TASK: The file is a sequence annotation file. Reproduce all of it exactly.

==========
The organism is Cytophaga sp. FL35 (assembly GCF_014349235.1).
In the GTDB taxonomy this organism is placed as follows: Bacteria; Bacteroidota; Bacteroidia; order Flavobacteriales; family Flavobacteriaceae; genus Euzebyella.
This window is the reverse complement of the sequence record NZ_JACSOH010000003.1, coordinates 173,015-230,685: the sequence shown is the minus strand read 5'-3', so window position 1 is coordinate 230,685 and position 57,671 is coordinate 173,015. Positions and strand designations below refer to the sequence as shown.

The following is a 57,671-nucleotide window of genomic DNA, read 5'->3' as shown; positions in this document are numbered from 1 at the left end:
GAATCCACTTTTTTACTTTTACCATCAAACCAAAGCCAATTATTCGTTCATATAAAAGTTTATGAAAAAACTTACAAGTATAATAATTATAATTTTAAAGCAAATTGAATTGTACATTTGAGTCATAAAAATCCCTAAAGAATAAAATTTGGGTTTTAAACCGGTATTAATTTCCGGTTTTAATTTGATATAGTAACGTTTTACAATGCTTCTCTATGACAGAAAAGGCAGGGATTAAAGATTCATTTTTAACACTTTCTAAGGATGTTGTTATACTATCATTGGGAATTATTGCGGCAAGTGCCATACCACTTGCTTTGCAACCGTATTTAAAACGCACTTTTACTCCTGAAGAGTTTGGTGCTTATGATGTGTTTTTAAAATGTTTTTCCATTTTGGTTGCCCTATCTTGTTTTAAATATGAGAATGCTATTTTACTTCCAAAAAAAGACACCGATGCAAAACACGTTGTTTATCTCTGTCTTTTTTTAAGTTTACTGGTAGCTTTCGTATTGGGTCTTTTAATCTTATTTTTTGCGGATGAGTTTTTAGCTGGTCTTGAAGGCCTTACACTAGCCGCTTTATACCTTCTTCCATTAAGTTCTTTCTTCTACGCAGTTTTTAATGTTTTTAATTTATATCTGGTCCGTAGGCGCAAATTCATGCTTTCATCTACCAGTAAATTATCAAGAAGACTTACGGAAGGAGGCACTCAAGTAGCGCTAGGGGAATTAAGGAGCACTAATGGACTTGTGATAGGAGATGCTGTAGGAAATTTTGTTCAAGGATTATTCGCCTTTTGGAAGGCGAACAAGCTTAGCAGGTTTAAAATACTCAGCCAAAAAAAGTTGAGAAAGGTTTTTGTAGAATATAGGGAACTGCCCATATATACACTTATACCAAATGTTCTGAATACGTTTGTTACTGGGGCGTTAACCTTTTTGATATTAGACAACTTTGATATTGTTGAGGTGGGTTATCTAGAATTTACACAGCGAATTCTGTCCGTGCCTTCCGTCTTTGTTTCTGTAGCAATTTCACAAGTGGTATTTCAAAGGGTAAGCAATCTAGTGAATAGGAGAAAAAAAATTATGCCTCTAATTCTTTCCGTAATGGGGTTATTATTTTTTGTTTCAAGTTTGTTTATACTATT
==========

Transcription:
The organism is Cytophaga sp. FL35 (assembly GCF_014349235.1).
In the GTDB taxonomy this organism is placed as follows: Bacteria; Bacteroidota; Bacteroidia; order Flavobacteriales; family Flavobacteriaceae; genus Euzebyella.
This window is the reverse complement of the sequence record NZ_JACSOH010000003.1, coordinates 173,015-230,685: the sequence shown is the minus strand read 5'-3', so window position 1 is coordinate 230,685 and position 57,671 is coordinate 173,015. Positions and strand designations below refer to the sequence as shown.

The following is a 57,671-nucleotide window of genomic DNA, read 5'->3' as shown; positions in this document are numbered from 1 at the left end:
GAATCCACTTTTTTACTTTTACCATCAAACCAAAGCCAATTATTCGTTCATATAAAAGTTTATGAAAAAACTTACAAGTATAATAATTATAATTTTAAAGCAAATTGAATTGTACATTTGAGTCATAAAAATCCCTAAAGAATAAAATTTGGGTTTTAAACCGGTATTAATTTCCGGTTTTAATTTGATATAGTAACGTTTTACAATGCTTCTCTATGACAGAAAAGGCAGGGATTAAAGATTCATTTTTAACACTTTCTAAGGATGTTGTTATACTATCATTGGGAATTATTGCGGCAAGTGCCATACCACTTGCTTTGCAACCGTATTTAAAACGCACTTTTACTCCTGAAGAGTTTGGTGCTTATGATGTGTTTTTAAAATGTTTTTCCATTTTGGTTGCCCTATCTTGTTTTAAATATGAGAATGCTATTTTACTTCCAAAAAAAGACACCGATGCAAAACACGTTGTTTATCTCTGTCTTTTTTTAAGTTTACTGGTAGCTTTCGTATTGGGTCTTTTAATCTTATTTTTTGCGGATGAGTTTTTAGCTGGTCTTGAAGGCCTTACACTAGCCGCTTTATACCTTCTTCCATTAAGTTCTTTCTTCTACGCAGTTTTTAATGTTTTTAATTTATATCTGGTCCGTAGGCGCAAATTCATGCTTTCATCTACCAGTAAATTATCAAGAAGACTTACGGAAGGAGGCACTCAAGTAGCGCTAGGGGAATTAAGGAGCACTAATGGACTTGTGATAGGAGATGCTGTAGGAAATTTTGTTCAAGGATTATTCGCCTTTTGGAAGGCGAACAAGCTTAGCAGGTTTAAAATACTCAGCCAAAAAAAGTTGAGAAAGGTTTTTGTAGAATATAGGGAACTGCCCATATATACACTTATACCAAATGTTCTGAATACGTTTGTTACTGGGGCGTTAACCTTTTTGATATTAGACAACTTTGATATTGTTGAGGTGGGTTATCTAGAATTTACACAGCGAATTCTGTCCGTGCCTTCCGTCTTTGTTTCTGTAGCAATTTCACAAGTGGTATTTCAAAGGGTAAGCAATCTAGTGAATAGGAGAAAAAAAATTATGCCTCTAATTCTTTCCGTAATGGGGTTATTATTTTTTGTTTCAAGTTTGTTTATACTATT